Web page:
I was under the impression with the reviews that this system should already be configured to its optimum and I should not need to change any settings.


I found the article from home theater mag. Maybe this chart of frequency response will help?
 

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Ultraviolet, I haven't got that one so there's no way for me to test it out to see which part of the frequency spectrum that's cursing the sub bass to bottom out.


What level do you play the films that is indicated in db on the Onkyo's display?


Give me another to look at that you have in your collection and providing it's still cursing (bottoming out) snags I would turn the volume down on the sub bass slightly before it goes completely!


Adding to this, well I'm not nearly at a loss for words, the sub I would say your overloading it. Did you check to see if your (THX bass manager) is engaged, as this will prevent it from being overloaded via the excessive output from the sub basses output. Are sure there THX is fixed at 80Hz and there is no way of switching it to large that is if you wanted larger loudspeakers you can use the RCA phones and add separate amplification and other audio processor.
 

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Discussion Starter · #6 ·
There is no THX bass manager mentioned in the manual. I can mess around with the receiver. Any suggestion of how to find it? Do you have Pirates of the Caribbean, Dead Mans Chest? I just purchased it and can watch it tonight to see what happens. I usually hear it in quiet scenes where I wouldn't even expect to hear any bass. Its like the wrong frequencies are going out the sub.


I have been playing it at only -30db. Ofcoarse THX recommended setting is listening at 0db.
 

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I'm not saying for sure it is bottoming. Bottoming is when the cone excursion is greater than the physical stops. This is where the VC former is banging into the end cap. Not good.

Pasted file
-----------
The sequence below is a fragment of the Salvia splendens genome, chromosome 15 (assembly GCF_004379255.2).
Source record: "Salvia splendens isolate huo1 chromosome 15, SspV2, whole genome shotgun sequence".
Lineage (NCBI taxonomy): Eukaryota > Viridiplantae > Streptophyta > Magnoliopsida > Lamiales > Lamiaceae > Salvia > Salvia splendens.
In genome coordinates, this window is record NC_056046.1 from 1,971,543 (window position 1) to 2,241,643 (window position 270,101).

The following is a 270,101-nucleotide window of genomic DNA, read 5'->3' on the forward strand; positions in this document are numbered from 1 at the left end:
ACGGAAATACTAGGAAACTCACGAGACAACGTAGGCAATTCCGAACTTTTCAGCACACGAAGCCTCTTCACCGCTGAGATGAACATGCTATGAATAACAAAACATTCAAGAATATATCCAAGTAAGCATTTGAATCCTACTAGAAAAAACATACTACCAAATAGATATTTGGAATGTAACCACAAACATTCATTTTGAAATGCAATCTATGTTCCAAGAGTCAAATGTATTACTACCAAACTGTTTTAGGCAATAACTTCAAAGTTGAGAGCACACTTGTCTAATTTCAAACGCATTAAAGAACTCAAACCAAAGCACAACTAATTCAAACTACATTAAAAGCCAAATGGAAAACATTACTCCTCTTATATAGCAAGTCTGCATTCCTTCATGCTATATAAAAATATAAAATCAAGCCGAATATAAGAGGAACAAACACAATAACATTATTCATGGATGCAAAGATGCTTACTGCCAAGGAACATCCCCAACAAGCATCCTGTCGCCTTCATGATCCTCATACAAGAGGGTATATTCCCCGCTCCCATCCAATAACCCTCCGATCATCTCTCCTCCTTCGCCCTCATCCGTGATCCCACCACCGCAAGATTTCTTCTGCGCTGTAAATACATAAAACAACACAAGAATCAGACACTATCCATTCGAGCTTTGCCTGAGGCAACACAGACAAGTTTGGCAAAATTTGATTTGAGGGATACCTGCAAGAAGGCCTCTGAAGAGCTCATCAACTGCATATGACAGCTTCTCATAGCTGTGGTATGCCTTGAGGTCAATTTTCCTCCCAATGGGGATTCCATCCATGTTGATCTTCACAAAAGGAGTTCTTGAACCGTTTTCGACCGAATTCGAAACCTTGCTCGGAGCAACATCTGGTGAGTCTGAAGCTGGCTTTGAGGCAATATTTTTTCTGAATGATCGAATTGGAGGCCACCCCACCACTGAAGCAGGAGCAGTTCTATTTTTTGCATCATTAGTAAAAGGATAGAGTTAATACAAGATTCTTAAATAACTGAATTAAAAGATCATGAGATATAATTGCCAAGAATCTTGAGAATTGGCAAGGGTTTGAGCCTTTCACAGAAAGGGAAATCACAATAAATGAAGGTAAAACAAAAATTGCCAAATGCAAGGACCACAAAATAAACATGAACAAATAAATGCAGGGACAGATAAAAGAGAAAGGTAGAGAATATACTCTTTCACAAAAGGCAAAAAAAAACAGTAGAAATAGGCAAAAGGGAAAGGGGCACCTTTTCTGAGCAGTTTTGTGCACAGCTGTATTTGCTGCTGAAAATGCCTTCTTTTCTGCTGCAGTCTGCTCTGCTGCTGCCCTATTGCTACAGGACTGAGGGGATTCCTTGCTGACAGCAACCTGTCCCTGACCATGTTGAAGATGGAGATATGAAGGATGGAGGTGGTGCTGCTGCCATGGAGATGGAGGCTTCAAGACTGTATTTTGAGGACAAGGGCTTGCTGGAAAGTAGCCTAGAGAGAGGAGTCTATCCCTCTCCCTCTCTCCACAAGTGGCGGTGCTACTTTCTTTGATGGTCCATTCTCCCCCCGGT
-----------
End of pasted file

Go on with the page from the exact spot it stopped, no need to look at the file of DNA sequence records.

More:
When I have bottomed subs, it is a frightening sound. Like a loud clack. Makes you dive for the volume control to turn it down. It can result from frequencies that are lower than the sub can handle or the volume is too high. This is where subsonic filters or limiters come in. It is possible your AVR is supposed to provide the SS filter as this is a system and not a component set up. I suggest you call Onkyo support or contact the store you bought this from. You could be hearing bad amp noise being transmitted to the driver. anyway, if you aren't running hot and you don't have much control over the settings, then you should call for support.
 

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Discussion Starter · #8 ·
my volume setting is low and I only notice it in scenes that aren't very loud. from this discussion it appears to be a filter problem. the very low frequencies aren't being blocked. like the low rumble of the background noice in battlestar galactica.
 

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It is possible that it is a signal problem. Noise on the signal getting to the amp, getting amplified and reproduced by the driver. So it sounds like a bad driver, but is really a signal issue. Unplug the sub cable at both ends and reconnect using a twisting motion to ensure a tight, clean fit. Other than that, you would have to use the process of elimination. Connect the sub to a different AVR and play a DVD to see if it repeats. Plug a different sub into your AVR, play a scene and see if the noise repeats. If you are running very low, I'm starting to believe it isn't the sub.


Of course, being an HTIB, and no offense intended, it could just be a really crappy sub.